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In the current issue of Science, Rackham student Bec Roldan, a doctoral student in the U-M Department of Chemistry, shares their powerful account of coming out as non-binary in graduate school, and how that has impacted their journey as both a student and a person in our community.

Their account begins below:

My hands shook as I sat down to write the email. “I wanted to let y’all know that I use they/them/theirs pronouns,” I typed. “I know that gender-neutral/non-binary pronouns are not a common staple in our language, but I ask that you please do your best to respect them.” Proclaiming my identity—one I had still not quite figured out yet—to a group of co-workers made me feel incredibly vulnerable. But I knew that if I wanted to survive graduate school, I needed to be open with my labmates, no matter how scared I was. After a few anxious moments, I clicked “send.”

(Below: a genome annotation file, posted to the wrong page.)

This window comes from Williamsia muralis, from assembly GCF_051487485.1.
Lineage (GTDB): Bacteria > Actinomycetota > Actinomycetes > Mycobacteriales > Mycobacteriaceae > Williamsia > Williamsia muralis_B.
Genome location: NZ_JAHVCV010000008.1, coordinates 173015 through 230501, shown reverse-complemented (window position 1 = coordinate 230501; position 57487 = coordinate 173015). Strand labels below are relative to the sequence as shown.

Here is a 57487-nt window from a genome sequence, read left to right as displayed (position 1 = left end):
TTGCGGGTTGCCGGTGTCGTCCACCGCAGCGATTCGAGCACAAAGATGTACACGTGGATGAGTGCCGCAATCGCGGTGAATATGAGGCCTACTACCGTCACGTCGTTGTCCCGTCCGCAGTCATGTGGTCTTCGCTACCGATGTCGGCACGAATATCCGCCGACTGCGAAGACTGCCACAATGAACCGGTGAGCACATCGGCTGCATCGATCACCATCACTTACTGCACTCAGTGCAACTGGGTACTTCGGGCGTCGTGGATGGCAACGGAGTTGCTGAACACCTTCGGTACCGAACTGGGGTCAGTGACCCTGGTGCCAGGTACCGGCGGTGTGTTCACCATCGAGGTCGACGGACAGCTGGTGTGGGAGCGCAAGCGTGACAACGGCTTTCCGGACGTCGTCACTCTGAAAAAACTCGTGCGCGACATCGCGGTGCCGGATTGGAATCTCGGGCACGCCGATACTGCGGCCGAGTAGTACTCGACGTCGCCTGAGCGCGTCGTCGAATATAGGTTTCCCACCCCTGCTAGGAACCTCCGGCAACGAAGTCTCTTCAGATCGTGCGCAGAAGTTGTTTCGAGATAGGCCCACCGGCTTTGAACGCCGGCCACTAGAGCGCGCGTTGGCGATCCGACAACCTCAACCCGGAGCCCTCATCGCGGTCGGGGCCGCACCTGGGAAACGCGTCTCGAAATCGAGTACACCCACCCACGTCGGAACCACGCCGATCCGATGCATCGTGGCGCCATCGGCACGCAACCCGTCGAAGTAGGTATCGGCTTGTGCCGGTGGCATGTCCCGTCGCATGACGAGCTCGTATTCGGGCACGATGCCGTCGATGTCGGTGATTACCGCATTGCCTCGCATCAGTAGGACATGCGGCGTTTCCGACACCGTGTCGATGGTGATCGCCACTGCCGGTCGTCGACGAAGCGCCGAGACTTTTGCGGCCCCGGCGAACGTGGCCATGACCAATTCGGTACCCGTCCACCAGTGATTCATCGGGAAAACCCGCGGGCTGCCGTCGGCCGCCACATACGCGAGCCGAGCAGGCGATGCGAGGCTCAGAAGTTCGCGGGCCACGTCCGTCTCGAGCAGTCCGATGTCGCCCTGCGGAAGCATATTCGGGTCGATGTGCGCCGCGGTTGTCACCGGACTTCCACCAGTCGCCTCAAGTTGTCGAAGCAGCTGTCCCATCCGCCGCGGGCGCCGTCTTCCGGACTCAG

During the months leading up to graduate school, I had been exploring the idea of using gender-neutral pronouns. I didn’t know whether they’d suit me; I just knew the words “she” and “woman” didn’t feel quite right when they were used to describe me.

 

I had come out as queer during my last year of college, thanks in large part to support from the tight-knit queer community I’d discovered there. Starting graduate school at a new institution, I wouldn’t have that support system. I feared I’d be navigating my journey to discover myself completely on my own.

 

Those fears evaporated when I learned that roughly one-quarter of my Ph.D. cohort identified as LGBTQ. We gravitated toward one another, and I decided to come out as nonbinary to some of them. From then on, whenever our small group got together, my friends would say “they” when speaking about me. The more I heard that word roll off their tongues, the more I felt at home in my own body.”

  Read the full story at Science.

 

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